Simply put - Rolex can easily make a tourbillon or perpetual calendar (they do have annual calendar in SkyDweller). But Why???
They have a clear business model - very high quality, extremely precise tolerances, broad market appeal. Why make watches that are not part of their business plan?? Yes, sea-gull is capable of making a tourbillon - but their production volumes, finishes\tolerances, and market appeal are very limited. So it's just making it for the sake of saying they made it.
And when Seiko does it (not really Seiko as much as Credor) - it's with a very limited appeal. Totally different market strategy.
 

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Well, the Fondation de la Haute Horlogerie lists them as a "perimeter brand" https://www.hautehorlogerie.org/en/brands/

For a brand that build their reputation on tool watches (ok, luxury ones) and are very reluctant to change a winning formula, it's no surprise they haven't released a grand sonnerie.
Of course they have the ability, but it would probably do them more harm than good.
I agree.

That list however, not sure how meaningful that is in this context, or what makes a brand a "Partner" brand or a "Perimeter" brand. Partner brands such as Tag Heuer, while Patek Philippe(!), Andreas Strehler, Antoine Preziuso, Breguet(!), etc., etc. list as "Perimeter"? Isn't that more about who's officially a member of FHH and who is not?
 

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No. And I appreciate that, for an affordable sports watch it makes Rolex more attainable for the masses.

I believe most WIS have either owned high-end pieces, or seen the finishing that goes into high-end pieces like Dufour and A. Lange & Sohn for instance (soft anglage, handmade parts). The detailing is out-of-this-world.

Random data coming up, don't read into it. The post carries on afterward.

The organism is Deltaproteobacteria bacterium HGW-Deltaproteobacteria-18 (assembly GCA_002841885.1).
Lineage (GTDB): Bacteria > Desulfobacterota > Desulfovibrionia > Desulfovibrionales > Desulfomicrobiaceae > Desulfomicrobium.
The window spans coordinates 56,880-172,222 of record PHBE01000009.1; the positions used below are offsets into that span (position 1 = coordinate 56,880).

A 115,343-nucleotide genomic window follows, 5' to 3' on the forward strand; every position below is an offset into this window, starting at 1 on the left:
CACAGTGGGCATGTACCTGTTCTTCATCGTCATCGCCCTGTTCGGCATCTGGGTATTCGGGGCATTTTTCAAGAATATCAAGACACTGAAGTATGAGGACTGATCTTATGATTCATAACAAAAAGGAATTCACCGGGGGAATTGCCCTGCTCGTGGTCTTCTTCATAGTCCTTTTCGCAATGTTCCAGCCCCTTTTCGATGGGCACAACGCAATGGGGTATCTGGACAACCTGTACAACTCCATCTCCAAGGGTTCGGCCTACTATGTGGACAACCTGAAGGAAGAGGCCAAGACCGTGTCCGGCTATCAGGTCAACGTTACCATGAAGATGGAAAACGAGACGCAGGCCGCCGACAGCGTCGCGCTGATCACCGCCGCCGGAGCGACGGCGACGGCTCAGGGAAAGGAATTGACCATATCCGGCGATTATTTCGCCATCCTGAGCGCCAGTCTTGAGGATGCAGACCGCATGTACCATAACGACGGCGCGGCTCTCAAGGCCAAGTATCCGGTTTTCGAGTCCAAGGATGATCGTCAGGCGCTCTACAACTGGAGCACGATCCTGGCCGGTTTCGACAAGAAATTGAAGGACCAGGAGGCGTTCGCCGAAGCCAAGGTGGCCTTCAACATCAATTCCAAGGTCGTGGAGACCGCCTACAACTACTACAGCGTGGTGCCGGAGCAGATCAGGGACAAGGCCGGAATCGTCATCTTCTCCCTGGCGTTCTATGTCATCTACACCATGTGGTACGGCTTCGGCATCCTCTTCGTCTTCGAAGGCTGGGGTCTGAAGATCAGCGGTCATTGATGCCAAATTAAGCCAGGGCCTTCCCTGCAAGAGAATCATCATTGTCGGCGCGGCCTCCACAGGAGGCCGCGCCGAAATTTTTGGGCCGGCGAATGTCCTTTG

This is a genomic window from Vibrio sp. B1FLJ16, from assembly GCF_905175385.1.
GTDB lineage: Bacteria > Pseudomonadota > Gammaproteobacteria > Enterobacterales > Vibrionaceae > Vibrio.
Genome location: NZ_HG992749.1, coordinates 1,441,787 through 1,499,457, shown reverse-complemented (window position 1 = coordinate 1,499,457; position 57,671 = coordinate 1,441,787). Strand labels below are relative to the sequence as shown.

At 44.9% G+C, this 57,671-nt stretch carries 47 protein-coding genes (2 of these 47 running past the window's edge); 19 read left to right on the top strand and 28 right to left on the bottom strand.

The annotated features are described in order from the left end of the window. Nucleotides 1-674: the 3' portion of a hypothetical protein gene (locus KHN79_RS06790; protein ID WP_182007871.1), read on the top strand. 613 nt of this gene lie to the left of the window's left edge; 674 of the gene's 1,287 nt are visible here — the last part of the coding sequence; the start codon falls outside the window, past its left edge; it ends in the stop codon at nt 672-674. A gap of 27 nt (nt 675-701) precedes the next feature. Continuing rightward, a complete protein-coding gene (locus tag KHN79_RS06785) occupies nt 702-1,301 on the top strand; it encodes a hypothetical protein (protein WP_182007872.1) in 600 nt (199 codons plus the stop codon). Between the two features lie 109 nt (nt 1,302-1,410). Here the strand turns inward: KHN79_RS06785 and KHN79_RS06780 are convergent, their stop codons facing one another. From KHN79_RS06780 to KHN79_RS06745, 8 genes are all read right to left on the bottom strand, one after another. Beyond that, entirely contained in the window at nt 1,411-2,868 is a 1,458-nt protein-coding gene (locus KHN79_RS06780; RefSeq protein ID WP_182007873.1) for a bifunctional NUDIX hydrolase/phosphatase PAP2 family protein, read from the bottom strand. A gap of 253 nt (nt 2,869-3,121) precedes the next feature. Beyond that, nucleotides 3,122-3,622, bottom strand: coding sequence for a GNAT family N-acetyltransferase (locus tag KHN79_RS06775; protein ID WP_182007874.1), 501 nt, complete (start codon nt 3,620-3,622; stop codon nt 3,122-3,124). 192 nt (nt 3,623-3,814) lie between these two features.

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Well, the Fondation de la Haute Horlogerie lists them as a "perimeter brand" https://www.hautehorlogerie.org/en/brands/

For a brand that build their reputation on tool watches (ok, luxury ones) and are very reluctant to change a winning formula, it's no surprise they haven't released a grand sonnerie.
Of course they have the ability, but it would probably do them more harm than good.
Ffritz beat me to it.

They have Tag and Montblanc listed as partners and Breguet and Blancpain listed as perimeter brands. That means I put zero weight into their list.

To answer the OPs question - Rolex is not HH, nor do they care to be.
 

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Is it? Have Rolex ever produced a tourbillon or Grande sonnerie? Brands like Seiko have produced both in-house. Chinese brands like Sea-Gull have produced a tourbillon movement. Is it because Rolex is incapable of haute horology? I think a lot of Rolex owners are interested in owning something that says Rolex on the dial. Rather than buying a high end brand. These are just some thoughts feel free to discuss.
Well, at least literally, Rolex was a haute horlogerie watch from time to time.. ;-)

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1 million watches a year... definitely not.

Fails the test for exclusivity, which is very important in haute horology.

In fact, many so-called haute horology brands produce models that are not considered hh, because of the sheer numbers in circulation.
 

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Is it? Have Rolex ever produced a tourbillon or Grande sonnerie? Brands like Seiko have produced both in-house. Chinese brands like Sea-Gull have produced a tourbillon movement. Is it because Rolex is incapable of haute horology? I think a lot of Rolex owners are interested in owning something that says Rolex on the dial. Rather than buying a high end brand. These are just some thoughts feel free to discuss.
To keep this thread on track it would be helpful to agree on a definition of haute horology.